Combat correspondent leaves treasure for Marine Corps history

dlauderdale@islandpacket.comNovember 8, 2012 

  • Excerpt

    Vanishing American

    Tokyo Rose, the Japanese radio comedienne, would have given her left eye for this one had it happened on Guadalcanal instead of this close to home:

    When a Jap bomb scored a direct hit on a fully gassed and bomb-loaded bomber here the other night, the explosion threw a book 200 feet from the plane.

    It was Zane Grey's "The Vanishing American."

    The novel was picked up the next morning by Marine Second Lieutenant Roswell V. Dobbs, aerological officer, of Seattle Wash. (20May45)

The Marine Corps has a special birthday gift this year as it marks 100 years in aviation.

It's a book by a South Carolina woman containing World War II dispatches written by her father. He was an Upstate sports editor who went through boot camp on Parris Island at age 33 to become an enlisted combat correspondent.

Claude R. "Red" Canup was assigned to MAG 31 in the Pacific. He typed out hundreds of short, clear bursts of news about troops that Leatherneck magazine today calls "some of the best reporting of flight operations ever to come out of World War II."

Linda M. Canup Keaton-Lima, a retired educator living in Tega Cay, set out to tell her children about their grandfather. Their Granddaddy Red was buried in Anderson in 1999 beneath the eagle, globe and anchor. The project turned into much more. It became a book published this spring by the University of South Carolina Press, "War is Not Just for Heroes."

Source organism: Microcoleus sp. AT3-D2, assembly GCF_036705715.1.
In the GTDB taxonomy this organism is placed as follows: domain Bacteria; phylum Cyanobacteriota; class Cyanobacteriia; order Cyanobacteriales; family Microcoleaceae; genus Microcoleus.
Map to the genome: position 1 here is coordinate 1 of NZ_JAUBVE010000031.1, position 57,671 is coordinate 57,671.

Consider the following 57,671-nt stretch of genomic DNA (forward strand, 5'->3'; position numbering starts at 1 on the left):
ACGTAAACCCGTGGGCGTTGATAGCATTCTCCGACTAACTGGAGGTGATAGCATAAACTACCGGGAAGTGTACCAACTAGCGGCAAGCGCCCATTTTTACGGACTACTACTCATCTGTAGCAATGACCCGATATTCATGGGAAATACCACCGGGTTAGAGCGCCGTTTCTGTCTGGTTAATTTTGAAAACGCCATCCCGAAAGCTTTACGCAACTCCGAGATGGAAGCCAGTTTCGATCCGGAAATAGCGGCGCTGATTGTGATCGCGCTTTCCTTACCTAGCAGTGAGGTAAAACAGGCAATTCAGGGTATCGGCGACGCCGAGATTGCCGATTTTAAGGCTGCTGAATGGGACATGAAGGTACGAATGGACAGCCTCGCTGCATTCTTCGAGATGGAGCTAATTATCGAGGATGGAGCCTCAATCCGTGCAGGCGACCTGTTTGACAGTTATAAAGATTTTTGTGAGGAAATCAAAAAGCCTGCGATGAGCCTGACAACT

Nine years after her father's death, Keaton-Lima got a cardboard box from her brother filled with their father's neatly organized treasures: notebooks full of onionskin carbon copies of all his dispatches, his letters home, personal notes and tape recordings of his recollections of the war and his duties as a correspondent.

Canup escaped the cotton mills of home, survived the Great Depression, became a household name from a quarter of a century of daily columns in his hometown newspapers, and then chronicled the corporate story of the Daniel Construction Co. (later Flour-Daniel) in Greenville. "Every dollar I earned came from writing," he said.

In 1944, he became a Marine. He left babies at home to answer the call of Brig. Gen. Robert L. Denig, who built a corps of experienced journalists to go to the front and tell people back home what the Marines were doing.

"Denig's Demons" were to "give most of your time and attention to the enlisted man -- what he says, thinks and does." They were not to write about themselves and not to editorialize. A memorial to Denig will be dedicated Nov. 17 on the grounds of the National Museum of the Marine Corps in Quantico, Va.

Keaton-Lima hopes many Americans will find family members in her father's dispatches, the only intact collection known to exist of any World War II Marine combat correspondent. They are now housed by the museum.

Canup was on the front during the last 12 months of the war, with his squadron making the first kill by Okinawa-based Marine pilots, and the last kill of the war.

"Night fighters I covered re-wrote the record books, and I wrote the stories of the only eye-witness accounts of the airborne suicide attack on Yontan," Canup wrote to Denig in 1945.

"But my deepest satisfaction was in helping see to it that there were no unknown Marines."

Related content

  1. The University of South Carolina Press
  2. Book review in Leatherneck magazine
  3. Marine's war dispatches
  4. Linda M. Canup Keaton-Lima

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